death, travel

palermo catacombs

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In my first term, I presented my research on the Palermo Catacombs found in Italy, which is home to thousands of mummified remains including the “Sleeping Beauty” named Rosalie Lombardo. Hope you enjoy reading about the research as much as I enjoyed writing about it.

The Residents of the Palermo Catacombs

picture2Thousands of souls now call the Capuchin Catacombs their home, which is located in Palermo in Sicily, Italy at the Church of Santa Maria della Pace (“Lady of Peace”). Capuchin friars arrived in Palermo in the year 1534. The bodies of their fellow fallen friars would be placed in a mass grave under the altar within the church. Due to the sheer amount of bodies that by 1597, it was overcrowded and could no longer taken on additional bodies. For the next 2 years, the friars excavated the bodies and found the 45 friars’ bodies were in perfect mummified condition. Their bodies had not decomposed and their faces were still recognizable. They believed this to be an Act of God. (Capuchin Catacombs of Palermo)

picture3Father Silvestro da Gubbio was the first body to be interred in the Palermo Catacombs on
October 16, 1599. He is dressed in his friar robes with the historical date printed on a sign placed on his chest. At first, the Palermo Catacombs were only meant for the church’s use but by the 18th century, wealthy citizens could begin paying fees to be displayed and mummified in the catacombs. However, if the family defaults on a payment, the body would be removed from the display and placed onto a shelf. (Deem)

The mummification process was quite detailed and included placing the body in the colatoio (a preparation room) shortly after death. Their internal organs were removed and then the body cavity was stuffed with straw or bay leaves to help the dehydration process. The bodies were then placed on terracotta tube grids (also called a “strainer”) where the moisture from their body would be drained out and onto porous stone, which allowed for absorption. (Sineo 156) The flesh would dessicate and dry out, becoming a leather-like substance. The bodies become stiff and hard but much lighter in weight. (Capuchin Catacombs of Palermo)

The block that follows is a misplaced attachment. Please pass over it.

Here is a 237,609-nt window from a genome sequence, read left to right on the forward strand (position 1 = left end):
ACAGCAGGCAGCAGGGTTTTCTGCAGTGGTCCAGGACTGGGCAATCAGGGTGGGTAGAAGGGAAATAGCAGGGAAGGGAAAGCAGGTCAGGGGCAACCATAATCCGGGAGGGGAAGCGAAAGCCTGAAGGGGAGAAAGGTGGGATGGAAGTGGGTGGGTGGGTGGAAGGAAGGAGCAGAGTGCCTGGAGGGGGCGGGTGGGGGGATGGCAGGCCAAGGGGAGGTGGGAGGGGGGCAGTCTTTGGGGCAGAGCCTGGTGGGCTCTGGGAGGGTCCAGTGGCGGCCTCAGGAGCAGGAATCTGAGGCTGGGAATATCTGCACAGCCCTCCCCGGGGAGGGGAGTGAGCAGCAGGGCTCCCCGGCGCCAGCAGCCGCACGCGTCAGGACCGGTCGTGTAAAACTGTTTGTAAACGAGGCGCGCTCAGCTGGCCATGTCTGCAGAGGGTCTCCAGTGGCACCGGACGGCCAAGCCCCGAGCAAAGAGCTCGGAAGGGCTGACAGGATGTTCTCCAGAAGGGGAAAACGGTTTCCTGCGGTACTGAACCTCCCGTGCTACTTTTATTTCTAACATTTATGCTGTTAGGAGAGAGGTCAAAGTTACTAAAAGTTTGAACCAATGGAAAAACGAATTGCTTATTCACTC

After 8 months to 1 year, they would be removed from the preparation room and their bodies washed with vinegar. The bodies were then dressed in their best clothes or the clothes of their status or position. (Wiesner) They were then inserted into the wall niches and hung by hooks at their neck and feet. (Deem) The corridor that they were interred in depended on their position. There were separate corridors or rooms for priests, friars, men depending on profession (doctor, lawyer, etc.), women, virgins, or children. (Wiesner) Their heads were then bent as if they were in prayer. (Telegraph)

Other methods were used including arsenic baths. Bodies would be bathed in arsenic baths during epidemics to clean the body. The body of Antonio Prestigiacomo was bathed in arsenic and now has a rose colored tint to it. Another method used in the Palermo Catacombs was embalming, which is the injection of chemicals. (Capuchin Catacombs of Palermo)

picture4The most famous resident of the Palermo Catacombs was embalmed and her name is Rosalia Lombardo, also known as “The Sleeping Beauty”. She was born in 1918 and died at age 2 in 1920 from pneumonia. Her father was so distraught at losing his daughter that he begged the local embalmer, Alfredo Salafia, to mummify her. She was placed in a glass coffin with the amulet of the Virgin Mary resting atop her blanket. (Lange)

For decades, Rosalia did not decompose and even in present day, looks as if she’s just sleeping.  Anthropologists struggled to learn of Salafia’s embalming secret and it was not until 2009 when Anthropologist Dario Piombino-Mascali was able to find Salafia’s living relatives, who actually had some of Salafia’s hand-written notes. The notes revealed the secret formula: “one part glycerin, one part formalin saturated with both zinc sulfate and chloride, and one part of an alcohol solution saturated with salicylic acid”. (Lorenzi)  This was all injected into Rosalia’s body through one single tiny hole.(Science Alert)picture5
The formalin aids in killing bacteria and salicylic acid prevents growth of fungi. Glycerin helps the body to not dry out. However, it is the zinc salts that gave the body its rigidity. If one were to stand up Rosalia on her feet, she could stand on her own. The zinc salts also helped her cheeks and nasal cavity from caving in. (Lange) A 2009 MRI showed that Rosalia’s internal organs are still in prime condition and due to changes in room temperature or humidity, Rosalia’s eyes open and close to reveal her gorgeous blue irises, which are practically untouched by decomposition. Rosalia was the last resident to join the Palermo Catacombs. (Fitzharris)

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The Palermo Catacombs are a fascinating study in mummification and embalming. Spanning centuries and with over 8,000 bodies, the catacombs provide amazing insight into history. Many may say the Palermo Catacombs are haunted but one cannot deny that it is a work of art and beauty.

For a video on the Palermo Catacombs, please click here.

To see my presentation, please click here to access the document.

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